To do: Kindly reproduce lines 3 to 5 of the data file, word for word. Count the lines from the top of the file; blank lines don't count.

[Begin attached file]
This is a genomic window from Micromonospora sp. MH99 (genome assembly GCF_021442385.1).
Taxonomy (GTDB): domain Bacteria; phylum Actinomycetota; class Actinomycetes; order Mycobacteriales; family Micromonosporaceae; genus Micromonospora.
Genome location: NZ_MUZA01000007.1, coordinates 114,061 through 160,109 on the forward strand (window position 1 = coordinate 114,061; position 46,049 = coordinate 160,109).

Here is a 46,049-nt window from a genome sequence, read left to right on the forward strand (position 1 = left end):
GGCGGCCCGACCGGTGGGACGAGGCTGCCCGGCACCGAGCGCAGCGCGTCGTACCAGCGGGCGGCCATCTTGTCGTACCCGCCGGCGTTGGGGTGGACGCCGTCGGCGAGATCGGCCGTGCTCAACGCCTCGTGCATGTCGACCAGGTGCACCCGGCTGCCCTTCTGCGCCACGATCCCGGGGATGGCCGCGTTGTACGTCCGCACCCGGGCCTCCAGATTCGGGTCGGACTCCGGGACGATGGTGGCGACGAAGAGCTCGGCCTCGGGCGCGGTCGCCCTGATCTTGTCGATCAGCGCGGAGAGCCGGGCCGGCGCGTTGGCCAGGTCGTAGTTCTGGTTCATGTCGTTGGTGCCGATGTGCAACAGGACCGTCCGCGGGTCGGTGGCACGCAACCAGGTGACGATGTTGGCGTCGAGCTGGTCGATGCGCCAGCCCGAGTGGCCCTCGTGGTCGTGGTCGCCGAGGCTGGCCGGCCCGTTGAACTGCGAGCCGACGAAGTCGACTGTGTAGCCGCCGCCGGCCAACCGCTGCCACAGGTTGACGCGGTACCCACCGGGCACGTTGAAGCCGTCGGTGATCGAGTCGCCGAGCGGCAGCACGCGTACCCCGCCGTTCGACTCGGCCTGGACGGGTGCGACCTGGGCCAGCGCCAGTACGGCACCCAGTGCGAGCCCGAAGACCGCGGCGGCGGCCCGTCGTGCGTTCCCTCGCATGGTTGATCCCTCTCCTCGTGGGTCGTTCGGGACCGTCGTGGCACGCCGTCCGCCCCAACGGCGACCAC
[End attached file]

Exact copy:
Genome location: NZ_MUZA01000007.1, coordinates 114,061 through 160,109 on the forward strand (window position 1 = coordinate 114,061; position 46,049 = coordinate 160,109).

Here is a 46,049-nt window from a genome sequence, read left to right on the forward strand (position 1 = left end):
GGCGGCCCGACCGGTGGGACGAGGCTGCCCGGCACCGAGCGCAGCGCGTCGTACCAGCGGGCGGCCATCTTGTCGTACCCGCCGGCGTTGGGGTGGACGCCGTCGGCGAGATCGGCCGTGCTCAACGCCTCGTGCATGTCGACCAGGTGCACCCGGCTGCCCTTCTGCGCCACGATCCCGGGGATGGCCGCGTTGTACGTCCGCACCCGGGCCTCCAGATTCGGGTCGGACTCCGGGACGATGGTGGCGACGAAGAGCTCGGCCTCGGGCGCGGTCGCCCTGATCTTGTCGATCAGCGCGGAGAGCCGGGCCGGCGCGTTGGCCAGGTCGTAGTTCTGGTTCATGTCGTTGGTGCCGATGTGCAACAGGACCGTCCGCGGGTCGGTGGCACGCAACCAGGTGACGATGTTGGCGTCGAGCTGGTCGATGCGCCAGCCCGAGTGGCCCTCGTGGTCGTGGTCGCCGAGGCTGGCCGGCCCGTTGAACTGCGAGCCGACGAAGTCGACTGTGTAGCCGCCGCCGGCCAACCGCTGCCACAGGTTGACGCGGTACCCACCGGGCACGTTGAAGCCGTCGGTGATCGAGTCGCCGAGCGGCAGCACGCGTACCCCGCCGTTCGACTCGGCCTGGACGGGTGCGACCTGGGCCAGCGCCAGTACGGCACCCAGTGCGAGCCCGAAGACCGCGGCGGCGGCCCGTCGTGCGTTCCCTCGCATGGTTGATCCCTCTCCTCGTGGGTCGTTCGGGACCGTCGTGGCACGCCGTCCGCCCCAACGGCGACCAC